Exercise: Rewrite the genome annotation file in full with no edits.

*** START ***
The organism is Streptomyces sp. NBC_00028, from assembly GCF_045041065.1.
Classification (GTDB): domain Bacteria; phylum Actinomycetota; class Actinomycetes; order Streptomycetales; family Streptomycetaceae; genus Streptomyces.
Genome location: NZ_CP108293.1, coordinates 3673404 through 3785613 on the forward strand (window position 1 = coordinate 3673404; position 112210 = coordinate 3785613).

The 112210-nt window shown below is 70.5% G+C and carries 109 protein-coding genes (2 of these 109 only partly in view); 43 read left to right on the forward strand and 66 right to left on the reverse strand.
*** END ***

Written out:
The organism is Streptomyces sp. NBC_00028, from assembly GCF_045041065.1.
Classification (GTDB): domain Bacteria; phylum Actinomycetota; class Actinomycetes; order Streptomycetales; family Streptomycetaceae; genus Streptomyces.
Genome location: NZ_CP108293.1, coordinates 3673404 through 3785613 on the forward strand (window position 1 = coordinate 3673404; position 112210 = coordinate 3785613).

The 112210-nt window shown below is 70.5% G+C and carries 109 protein-coding genes (2 of these 109 only partly in view); 43 read left to right on the forward strand and 66 right to left on the reverse strand.